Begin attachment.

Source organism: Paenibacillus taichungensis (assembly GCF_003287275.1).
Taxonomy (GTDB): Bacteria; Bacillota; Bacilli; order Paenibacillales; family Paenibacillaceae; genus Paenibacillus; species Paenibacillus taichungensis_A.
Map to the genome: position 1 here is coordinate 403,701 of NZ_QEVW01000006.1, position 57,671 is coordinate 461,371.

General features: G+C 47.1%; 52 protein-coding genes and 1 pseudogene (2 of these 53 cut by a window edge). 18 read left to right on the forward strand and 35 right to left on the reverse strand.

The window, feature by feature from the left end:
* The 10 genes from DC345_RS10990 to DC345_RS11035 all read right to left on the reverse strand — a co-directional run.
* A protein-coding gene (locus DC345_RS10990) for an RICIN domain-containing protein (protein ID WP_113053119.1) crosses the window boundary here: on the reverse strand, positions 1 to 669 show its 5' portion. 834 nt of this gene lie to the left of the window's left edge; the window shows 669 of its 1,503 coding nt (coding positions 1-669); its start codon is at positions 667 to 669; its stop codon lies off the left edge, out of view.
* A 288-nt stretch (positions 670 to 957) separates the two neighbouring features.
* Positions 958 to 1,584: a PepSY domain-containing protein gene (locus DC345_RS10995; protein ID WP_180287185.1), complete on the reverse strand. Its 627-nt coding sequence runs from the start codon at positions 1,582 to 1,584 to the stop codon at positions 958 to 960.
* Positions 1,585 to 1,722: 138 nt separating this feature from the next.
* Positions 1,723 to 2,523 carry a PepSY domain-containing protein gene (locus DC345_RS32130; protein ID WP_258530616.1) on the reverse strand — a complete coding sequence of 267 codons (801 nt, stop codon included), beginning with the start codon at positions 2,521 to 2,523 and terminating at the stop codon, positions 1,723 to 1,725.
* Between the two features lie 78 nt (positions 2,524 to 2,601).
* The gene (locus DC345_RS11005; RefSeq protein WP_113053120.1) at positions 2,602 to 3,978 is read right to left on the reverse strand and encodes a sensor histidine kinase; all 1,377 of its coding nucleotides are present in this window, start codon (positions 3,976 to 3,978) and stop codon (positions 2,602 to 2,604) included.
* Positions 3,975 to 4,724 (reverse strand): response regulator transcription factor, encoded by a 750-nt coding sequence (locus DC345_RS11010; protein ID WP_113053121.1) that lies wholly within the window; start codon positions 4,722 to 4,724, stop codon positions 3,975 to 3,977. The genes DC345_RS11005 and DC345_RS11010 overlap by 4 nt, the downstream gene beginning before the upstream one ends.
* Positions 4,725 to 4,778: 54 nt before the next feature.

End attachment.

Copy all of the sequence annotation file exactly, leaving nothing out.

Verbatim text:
Source organism: Paenibacillus taichungensis (assembly GCF_003287275.1).
Taxonomy (GTDB): Bacteria; Bacillota; Bacilli; order Paenibacillales; family Paenibacillaceae; genus Paenibacillus; species Paenibacillus taichungensis_A.
Map to the genome: position 1 here is coordinate 403,701 of NZ_QEVW01000006.1, position 57,671 is coordinate 461,371.

General features: G+C 47.1%; 52 protein-coding genes and 1 pseudogene (2 of these 53 cut by a window edge). 18 read left to right on the forward strand and 35 right to left on the reverse strand.

The window, feature by feature from the left end:
* The 10 genes from DC345_RS10990 to DC345_RS11035 all read right to left on the reverse strand — a co-directional run.
* A protein-coding gene (locus DC345_RS10990) for an RICIN domain-containing protein (protein ID WP_113053119.1) crosses the window boundary here: on the reverse strand, positions 1 to 669 show its 5' portion. 834 nt of this gene lie to the left of the window's left edge; the window shows 669 of its 1,503 coding nt (coding positions 1-669); its start codon is at positions 667 to 669; its stop codon lies off the left edge, out of view.
* A 288-nt stretch (positions 670 to 957) separates the two neighbouring features.
* Positions 958 to 1,584: a PepSY domain-containing protein gene (locus DC345_RS10995; protein ID WP_180287185.1), complete on the reverse strand. Its 627-nt coding sequence runs from the start codon at positions 1,582 to 1,584 to the stop codon at positions 958 to 960.
* Positions 1,585 to 1,722: 138 nt separating this feature from the next.
* Positions 1,723 to 2,523 carry a PepSY domain-containing protein gene (locus DC345_RS32130; protein ID WP_258530616.1) on the reverse strand — a complete coding sequence of 267 codons (801 nt, stop codon included), beginning with the start codon at positions 2,521 to 2,523 and terminating at the stop codon, positions 1,723 to 1,725.
* Between the two features lie 78 nt (positions 2,524 to 2,601).
* The gene (locus DC345_RS11005; RefSeq protein WP_113053120.1) at positions 2,602 to 3,978 is read right to left on the reverse strand and encodes a sensor histidine kinase; all 1,377 of its coding nucleotides are present in this window, start codon (positions 3,976 to 3,978) and stop codon (positions 2,602 to 2,604) included.
* Positions 3,975 to 4,724 (reverse strand): response regulator transcription factor, encoded by a 750-nt coding sequence (locus DC345_RS11010; protein ID WP_113053121.1) that lies wholly within the window; start codon positions 4,722 to 4,724, stop codon positions 3,975 to 3,977. The genes DC345_RS11005 and DC345_RS11010 overlap by 4 nt, the downstream gene beginning before the upstream one ends.
* Positions 4,725 to 4,778: 54 nt before the next feature.